Activities – such as sports, creative projects, reading, work, TV, meditation – can be a wonderful way to relax, express yourself, or connect to yourself. Or they can be an addiction. How can you know the difference?
(by: Margaret Paul, Ph.D.)
* Angie would surf the channels whenever she felt stressed or alone.
* Karen would lose herself in a book when things felt overwhelming.
* Keith would retreat and meditate when his wife wanted to talk.
* Patty’s work schedule left her little time at home.
* Carl spent more time in the garage fixing things than with his family.
* Patrick’s love of running was interfering with his family time.
Whether or not an activity is an addiction depends upon your INTENT.
* When the intent of an activity is to avoid the pain of aloneness and loneliness, it is an addiction.
* When the intent of an activity is to avoid the pain of rejection or the fear of domination, it is an addiction.
* When the intent of an activity is to put off doing something you don’t really want to do but need to do, it is an addiction.
Whenever an activity is used as a way to avoid something – painful feelings, difficult or boring tasks – it becomes an addiction. It’s really no different than using substances such alcohol, drugs, or food to avoid painful feelings or challenging tasks. The problem with using addictions to avoid painful feelings is that the feelings don’t actually go away. They are just numbed for the moment but are silently eroding one’s sense of self. We can get away with it only for so long before it shows up in some way – illness, divorce, depression, and so on. And avoiding tasks means that the tasks pile up, eventually causing the very stress we want to avoid. Our society is filled with ways to avoid. Yet it is avoidance that leads to the very feelings we are striving to avoid!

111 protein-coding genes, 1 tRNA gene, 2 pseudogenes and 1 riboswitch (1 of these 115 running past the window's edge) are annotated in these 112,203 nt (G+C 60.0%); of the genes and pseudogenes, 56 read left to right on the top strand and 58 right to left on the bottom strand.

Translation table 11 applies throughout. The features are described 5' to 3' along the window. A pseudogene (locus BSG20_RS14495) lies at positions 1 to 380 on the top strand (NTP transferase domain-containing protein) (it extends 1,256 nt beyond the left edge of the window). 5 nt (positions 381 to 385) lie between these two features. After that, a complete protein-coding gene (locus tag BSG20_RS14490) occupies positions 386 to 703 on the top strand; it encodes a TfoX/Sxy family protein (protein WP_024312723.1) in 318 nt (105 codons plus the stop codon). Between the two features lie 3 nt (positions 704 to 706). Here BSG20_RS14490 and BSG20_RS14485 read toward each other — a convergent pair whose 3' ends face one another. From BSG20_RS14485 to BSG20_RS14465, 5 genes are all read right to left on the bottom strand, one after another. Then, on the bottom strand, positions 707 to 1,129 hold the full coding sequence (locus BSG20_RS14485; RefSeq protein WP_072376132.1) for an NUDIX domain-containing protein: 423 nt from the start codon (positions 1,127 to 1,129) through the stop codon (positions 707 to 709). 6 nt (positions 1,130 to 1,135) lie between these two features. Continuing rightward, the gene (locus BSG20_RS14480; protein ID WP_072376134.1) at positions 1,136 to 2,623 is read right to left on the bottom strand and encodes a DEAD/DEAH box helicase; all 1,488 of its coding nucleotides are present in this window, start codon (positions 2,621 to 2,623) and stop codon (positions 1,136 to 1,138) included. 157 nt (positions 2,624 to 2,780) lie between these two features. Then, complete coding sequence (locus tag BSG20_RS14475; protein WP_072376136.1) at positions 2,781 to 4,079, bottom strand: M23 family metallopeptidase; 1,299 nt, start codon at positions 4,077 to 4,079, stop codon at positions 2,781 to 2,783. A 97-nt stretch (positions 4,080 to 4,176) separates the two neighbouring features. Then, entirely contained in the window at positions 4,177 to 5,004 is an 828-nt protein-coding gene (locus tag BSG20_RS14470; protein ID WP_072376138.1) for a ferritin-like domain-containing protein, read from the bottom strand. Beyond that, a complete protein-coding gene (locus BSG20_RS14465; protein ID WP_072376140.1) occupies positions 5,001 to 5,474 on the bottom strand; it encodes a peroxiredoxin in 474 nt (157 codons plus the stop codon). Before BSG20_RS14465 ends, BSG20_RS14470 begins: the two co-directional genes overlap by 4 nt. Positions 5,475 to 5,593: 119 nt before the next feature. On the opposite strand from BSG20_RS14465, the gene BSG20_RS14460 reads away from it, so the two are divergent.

When the intent of an activity is to take loving care of yourself by providing yourself with fun, creativity and expression, relaxation, personal growth, spiritual growth, physical health and well-being, then it is a loving action rather than an addiction. It all depends on your INTENT.
Next time you want to participate in your favorite activity, you might want to notice your intent. Do you want to relax and watch TV or are you avoiding some difficult feeling or task? Do you find yourself scheduling more work than you can really handle to avoid dealing with aloneness, loneliness, or conflict with a mate, or are you really loving your work and feeling fulfilled by it? Are you exercising to support your health or to avoid feelings?
Once you become aware of using an activity to avoid, here’s what you can do about it:
1. Welcome the feeling you are trying so hard to avoid. Pay attention to the feeling – fear, loneliness, aloneness, agitation, boredom, anxiety.
2. Make a decision to learn what YOU might be doing to cause this feeling rather than continuing to avoid it.
3. Explore what you might be doing to cause this feeling. How are you not taking care of yourself that is causing your painful feeling? Are you procrastinating, judging yourself, or not standing up for yourself in conflict? How are you avoiding responsibility for your own well-being? Are you allowing yourself to be a victim, waiting for someone else to make you feel better?
4. Once you understand what you are doing to cause your distress, then you need to ask “What would be the loving action for myself?“ You are asking this question of your highest self, or of your spiritual guidance if you are connected with a source of guidance. If you open to learning about what is loving, ideas will pop into your mind.
5. Now you need to take the loving action on your own behalf – complete a task, stand up for yourself and speak your truth with someone, and so on.
6. Re-evaluate how you are feeling. Are you feeling more peaceful and more powerful? You will feel more peaceful if you have taken the loving action. If you are not feeling better, don’t just turn back to your addictions. Look for another loving action until you find what really makes you feel safe on a deep level, not just the temporary pacification of an addiction.
You will find your addictions fading away as you learn to take loving care of yourself.
About The Author
Margaret Paul, Ph.D. is the best-selling author and co-author of eight books, including “Do I Have To Give Up Me To Be Loved By You?” She is the co-creator of the powerful Inner Bonding healing process. Learn Inner Bonding now! Visit her web site for a FREE Inner Bonding course: www.innerbonding.com or mailto:firstname.lastname@example.org. Phone sessions available.